The Glass Wall. By Max Egremont. Picador; 320 pages; £25. To be published in America by Farrar, Straus and Giroux in September; $30
THE BALTIC states of Estonia, Latvia and Lithuania once seemed to have disappeared as utterly as Atlantis. The collapse of the Soviet Union put them back on the map. As Max Egremont writes in his elegiac account of ties between the past and present, “the 1990s brought a chance at last to discover a world that you thought had been closed for ever. History and memory took on a new bright dimension, as if a window had been suddenly wiped clean.”
In fact locals remember the Soviet past all too clearly. But the author’s voyage of discovery in these supposedly unknown lands sails over such quibbles. The book is confidently written, featuring reportage interwoven with his own and other writers’ literary and genealogical insights.
“Max Egremont” is a deceptively simple pen-name. In his other life the author is John Max Henry Scawen Wyndham, the 7th Baron Leconfield and the 2nd Baron Egremont; he lives in Petworth House, one of the stateliest homes in Britain. This may explain, but does not excuse, his overemphasis on the region’s long-departed aristocracy, the Baltic German barons who for two centuries ran Estonia and Latvia as provinces of the Russian empire. The names, dates and places can at times read like a kaleidoscopic version of the “Almanach de Gotha”, a handbook of European nobility. A more ruthless editor would have pruned this material, allowing the central themes to emerge more clearly.
One of these is a paradox of the pre-1918 era, when German baronial families fostered the development of cultures that they had previously oppressed. Another is the lasting scars of armed conflict. The upheavals of the first world war were followed by polygonal fighting between parties including Red and White Russians, revanchist Germans and independence-hungry locals (heftily helped by Britain). The author also writes sympathetically about the trauma of the second world war, when the Baltic states were smashed between Nazi hammer and Soviet anvil, with dreadful consequences for everyone, but particularly the Jewish population.
In places, he hits his stride. His description of the former tsarist naval port of Liepaja is exemplary, bringing together a grand historical narrative, local details, accounts of lives shaped and shattered, and architectural and literary insights. But more often the tone is hurried, sloppy and patronising. He visits an important Estonian war memorial but guesses (wrongly) at the significance of the inscription. Why not ask someone? He cites, but misquotes, the opening line of “Pan Tadeusz”, the most famous Polish poem, which refers to Lithuania. Historical and geographical asides are strewn with errors.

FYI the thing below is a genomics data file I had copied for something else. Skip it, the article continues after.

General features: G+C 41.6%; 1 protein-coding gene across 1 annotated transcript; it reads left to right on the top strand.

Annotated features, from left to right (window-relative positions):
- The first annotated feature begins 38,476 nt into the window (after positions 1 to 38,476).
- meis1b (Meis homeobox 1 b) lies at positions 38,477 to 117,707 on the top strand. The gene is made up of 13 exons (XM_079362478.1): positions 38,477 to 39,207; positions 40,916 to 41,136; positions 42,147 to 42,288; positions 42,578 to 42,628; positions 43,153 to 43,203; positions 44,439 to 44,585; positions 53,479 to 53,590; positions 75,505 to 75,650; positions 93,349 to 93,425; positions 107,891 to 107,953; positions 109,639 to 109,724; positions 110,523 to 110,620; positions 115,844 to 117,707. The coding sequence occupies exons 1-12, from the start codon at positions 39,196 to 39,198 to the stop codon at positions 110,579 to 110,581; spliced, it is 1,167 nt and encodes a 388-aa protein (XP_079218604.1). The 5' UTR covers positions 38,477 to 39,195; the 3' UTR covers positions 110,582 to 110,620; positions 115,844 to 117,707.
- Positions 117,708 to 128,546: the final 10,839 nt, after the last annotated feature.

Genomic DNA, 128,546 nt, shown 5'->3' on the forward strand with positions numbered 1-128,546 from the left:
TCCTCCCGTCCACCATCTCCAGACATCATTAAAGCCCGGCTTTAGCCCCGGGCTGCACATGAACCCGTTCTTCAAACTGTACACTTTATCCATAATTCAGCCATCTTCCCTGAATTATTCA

That reflects the biggest flaw: a blithe orientalism. Hardly anyone these days would write about former European colonies in Africa through the eyes of nostalgic imperial administrators or their hangers-on. Mr Egremont quotes Elizabeth Rigby, an Englishwoman who in 1838 visited what is now Estonia to catch up with her Baltic German in-laws. Her account of these benighted lands features observations about Estonians’ “servile obedience and cunning evasion”; they were “as improvident as the Irishman, without his wit—and phlegmatic as the German, without his industry”.
Those deplorables were not illiterate and landless because of the weather. They had recently emerged from what elsewhere in the world is called slavery. The enforcers and beneficiaries of that system were those grand families with their splendid manor houses and cultivated tastes.
All this might be more forgivable if the author paid more attention to the modern Baltic states. Atlantis has re-emerged. What is it like? Though pen portraits of individuals abound, the overall picture, buzzing with cultural and technological innovation, gets a cursory couple of sentences at the end of the book, with a characteristically whimsical pay-off about the mysteries of migrating storks.
These are real places. They deserve more than to be the backdrop to someone else’s story, however evocatively told. ■
This article appeared in the Books & arts section of the print edition under the headline “The wrong side of history”